Altitude masks - a fitness fad that has largely passed. Even so you still get a few people that train in these, believing that they are getting some performance benefit... They're not.
The idea behind the mask is to restrict oxygen intake to replicate training at higher altitude, in the hope that when the mask is removed you can train harder.
The problem is, the mask doesn't replicate conditions at altitude. The reason athletes train at altitude is because the air pressure is lower, meaning less oxygen is taken in per breath. A training mask will do the same, but only due to the mask restricting breathing, reducing the volume of your breath in general. This is not the same!
There are many reasons as to why workout masks don't work, and breathing restriction is the most important. A restriction of breathing equals a lowering of workout performance, meaning you are unable to create an adequate stimulus to elicit adaptation.
Even if the mask worked as intended, the style of training people perform is often incorrect. People are often seen doing interval style HIIT training whilst wearing the mask - exercise that uses the anaerobic system. Why would you restrict your breathing when performing exercise that uses an energy system that doesn't require oxygen in the first place?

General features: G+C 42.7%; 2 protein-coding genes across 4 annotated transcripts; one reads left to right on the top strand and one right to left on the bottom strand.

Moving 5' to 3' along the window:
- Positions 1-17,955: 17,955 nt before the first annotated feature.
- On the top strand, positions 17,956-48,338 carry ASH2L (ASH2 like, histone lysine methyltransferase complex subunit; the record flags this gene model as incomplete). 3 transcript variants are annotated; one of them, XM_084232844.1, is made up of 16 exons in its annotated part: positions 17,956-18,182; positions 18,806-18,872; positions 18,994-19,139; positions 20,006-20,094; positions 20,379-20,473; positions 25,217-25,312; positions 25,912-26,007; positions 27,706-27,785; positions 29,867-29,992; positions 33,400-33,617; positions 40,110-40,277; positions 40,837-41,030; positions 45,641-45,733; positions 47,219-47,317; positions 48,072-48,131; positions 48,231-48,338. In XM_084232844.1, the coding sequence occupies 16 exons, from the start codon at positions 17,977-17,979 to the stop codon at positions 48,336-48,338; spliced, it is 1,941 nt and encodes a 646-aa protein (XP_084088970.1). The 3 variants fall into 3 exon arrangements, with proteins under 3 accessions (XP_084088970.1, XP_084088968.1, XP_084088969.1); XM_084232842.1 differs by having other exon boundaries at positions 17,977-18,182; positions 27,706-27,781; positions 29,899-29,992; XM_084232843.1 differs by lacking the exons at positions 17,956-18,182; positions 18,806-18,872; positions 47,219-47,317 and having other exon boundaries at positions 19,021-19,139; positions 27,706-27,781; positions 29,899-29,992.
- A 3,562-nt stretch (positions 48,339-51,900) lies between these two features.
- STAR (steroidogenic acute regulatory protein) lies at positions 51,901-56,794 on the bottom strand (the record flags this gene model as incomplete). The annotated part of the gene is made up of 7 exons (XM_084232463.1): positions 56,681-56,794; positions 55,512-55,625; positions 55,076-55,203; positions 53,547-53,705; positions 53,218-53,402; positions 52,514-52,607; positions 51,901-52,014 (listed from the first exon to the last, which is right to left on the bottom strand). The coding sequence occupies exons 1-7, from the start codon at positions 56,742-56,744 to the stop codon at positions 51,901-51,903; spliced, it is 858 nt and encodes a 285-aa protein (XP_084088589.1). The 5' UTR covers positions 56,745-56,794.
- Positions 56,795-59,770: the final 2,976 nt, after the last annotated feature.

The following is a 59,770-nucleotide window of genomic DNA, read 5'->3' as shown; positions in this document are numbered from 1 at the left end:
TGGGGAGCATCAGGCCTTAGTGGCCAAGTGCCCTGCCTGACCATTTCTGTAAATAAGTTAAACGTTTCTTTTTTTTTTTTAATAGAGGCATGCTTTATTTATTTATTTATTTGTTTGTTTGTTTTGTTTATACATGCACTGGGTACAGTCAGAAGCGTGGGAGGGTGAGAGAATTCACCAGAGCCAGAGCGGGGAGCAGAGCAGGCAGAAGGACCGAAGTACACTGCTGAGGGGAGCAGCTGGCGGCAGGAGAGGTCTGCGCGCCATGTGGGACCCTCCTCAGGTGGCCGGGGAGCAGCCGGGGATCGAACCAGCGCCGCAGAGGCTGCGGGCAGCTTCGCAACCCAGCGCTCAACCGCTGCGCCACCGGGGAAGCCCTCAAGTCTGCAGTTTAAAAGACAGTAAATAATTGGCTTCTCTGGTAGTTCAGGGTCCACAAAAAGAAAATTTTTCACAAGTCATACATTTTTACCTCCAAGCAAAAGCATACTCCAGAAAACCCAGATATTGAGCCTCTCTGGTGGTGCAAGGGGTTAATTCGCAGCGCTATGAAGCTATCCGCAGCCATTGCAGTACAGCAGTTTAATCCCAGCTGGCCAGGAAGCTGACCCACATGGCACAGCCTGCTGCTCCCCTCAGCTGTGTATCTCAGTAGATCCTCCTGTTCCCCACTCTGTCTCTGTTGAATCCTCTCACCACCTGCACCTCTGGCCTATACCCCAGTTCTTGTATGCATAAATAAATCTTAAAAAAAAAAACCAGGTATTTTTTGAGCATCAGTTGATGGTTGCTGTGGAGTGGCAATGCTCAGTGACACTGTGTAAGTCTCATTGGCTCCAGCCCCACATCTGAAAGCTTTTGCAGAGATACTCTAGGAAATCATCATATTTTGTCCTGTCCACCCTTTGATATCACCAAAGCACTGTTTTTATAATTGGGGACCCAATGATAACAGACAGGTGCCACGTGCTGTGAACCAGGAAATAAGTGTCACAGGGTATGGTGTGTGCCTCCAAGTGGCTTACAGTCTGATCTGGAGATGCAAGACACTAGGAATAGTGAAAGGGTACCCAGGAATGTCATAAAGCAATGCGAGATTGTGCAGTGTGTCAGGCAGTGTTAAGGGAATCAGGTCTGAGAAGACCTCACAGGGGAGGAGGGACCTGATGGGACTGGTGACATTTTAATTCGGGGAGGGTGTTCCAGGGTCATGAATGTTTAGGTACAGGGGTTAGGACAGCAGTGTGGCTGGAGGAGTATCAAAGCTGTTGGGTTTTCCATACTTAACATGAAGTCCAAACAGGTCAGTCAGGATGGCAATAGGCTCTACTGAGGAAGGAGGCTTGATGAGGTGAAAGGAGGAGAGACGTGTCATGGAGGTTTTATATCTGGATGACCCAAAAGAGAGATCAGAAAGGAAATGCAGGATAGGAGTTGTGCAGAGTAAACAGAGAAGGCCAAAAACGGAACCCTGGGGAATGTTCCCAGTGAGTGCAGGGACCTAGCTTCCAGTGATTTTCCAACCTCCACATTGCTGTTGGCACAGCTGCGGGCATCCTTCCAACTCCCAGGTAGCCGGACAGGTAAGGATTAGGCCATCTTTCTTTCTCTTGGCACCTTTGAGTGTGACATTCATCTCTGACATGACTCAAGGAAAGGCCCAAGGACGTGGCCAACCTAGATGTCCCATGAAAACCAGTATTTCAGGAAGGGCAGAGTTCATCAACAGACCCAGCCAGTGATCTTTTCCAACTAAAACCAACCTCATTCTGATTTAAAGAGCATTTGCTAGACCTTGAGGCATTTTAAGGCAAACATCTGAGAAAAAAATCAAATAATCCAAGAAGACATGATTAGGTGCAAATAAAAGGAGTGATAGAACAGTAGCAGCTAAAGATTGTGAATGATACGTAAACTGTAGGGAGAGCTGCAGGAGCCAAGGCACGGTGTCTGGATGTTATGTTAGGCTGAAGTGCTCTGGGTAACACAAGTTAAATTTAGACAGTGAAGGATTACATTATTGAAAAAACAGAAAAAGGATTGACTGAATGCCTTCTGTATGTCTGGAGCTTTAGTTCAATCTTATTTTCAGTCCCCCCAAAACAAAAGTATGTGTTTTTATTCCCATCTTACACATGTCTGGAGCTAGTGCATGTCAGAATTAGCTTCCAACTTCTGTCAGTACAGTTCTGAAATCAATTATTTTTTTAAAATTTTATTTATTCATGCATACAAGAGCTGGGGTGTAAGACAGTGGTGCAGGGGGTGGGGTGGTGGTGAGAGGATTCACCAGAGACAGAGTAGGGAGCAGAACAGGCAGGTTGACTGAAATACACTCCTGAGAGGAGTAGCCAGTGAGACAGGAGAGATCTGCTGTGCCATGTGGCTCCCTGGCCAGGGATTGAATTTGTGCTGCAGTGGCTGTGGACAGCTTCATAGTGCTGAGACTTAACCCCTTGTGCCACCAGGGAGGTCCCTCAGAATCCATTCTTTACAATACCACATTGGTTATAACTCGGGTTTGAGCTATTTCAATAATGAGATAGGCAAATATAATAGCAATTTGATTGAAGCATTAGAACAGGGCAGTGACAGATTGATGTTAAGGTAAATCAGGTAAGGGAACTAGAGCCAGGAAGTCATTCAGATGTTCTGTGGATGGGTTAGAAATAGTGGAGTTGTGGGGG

In addition to this, the exposure time most people have to this style of breathing is way too short! 3 x 40 minutes a week isn't anywhere near enough time to experience the benefits that actual altitude training can offer.
Athletes that use altitude training often have to spend extended period of times at altitude training camps in order to increase their red blood cell count, which allows them to carry more oxygen to muscles. When going back to sea levels, increased oxygen carrying capability and more oxygen per breath = increased aerobic performance.
Now training masks can improve some things, such as the strength within the breathing muscles, however this will again not help your athletic performance. Increasing the strength of the breathing muscles can serve some purpose with those that suffer from Chronic Obstructive Pulmonary Disease (COPD).
Additionally, some MMA fighters have noted that they train with masks in order to try and replicate a scenario where their opponent has obstructed their breathing. This is largely psychological, and doesn't really hold any performance benefit.
So to summarise, training with a training mask is often no more than a gimmick, and often an expensive one at that. If you are looking to increase your performance, focus on training correctly, without a mask, and provide your body with the correct stimulus for it to adapt accordingly. Unless you have a weakness within the muscles responsible for breathing muscles, a training mask is of absolutely no use to you!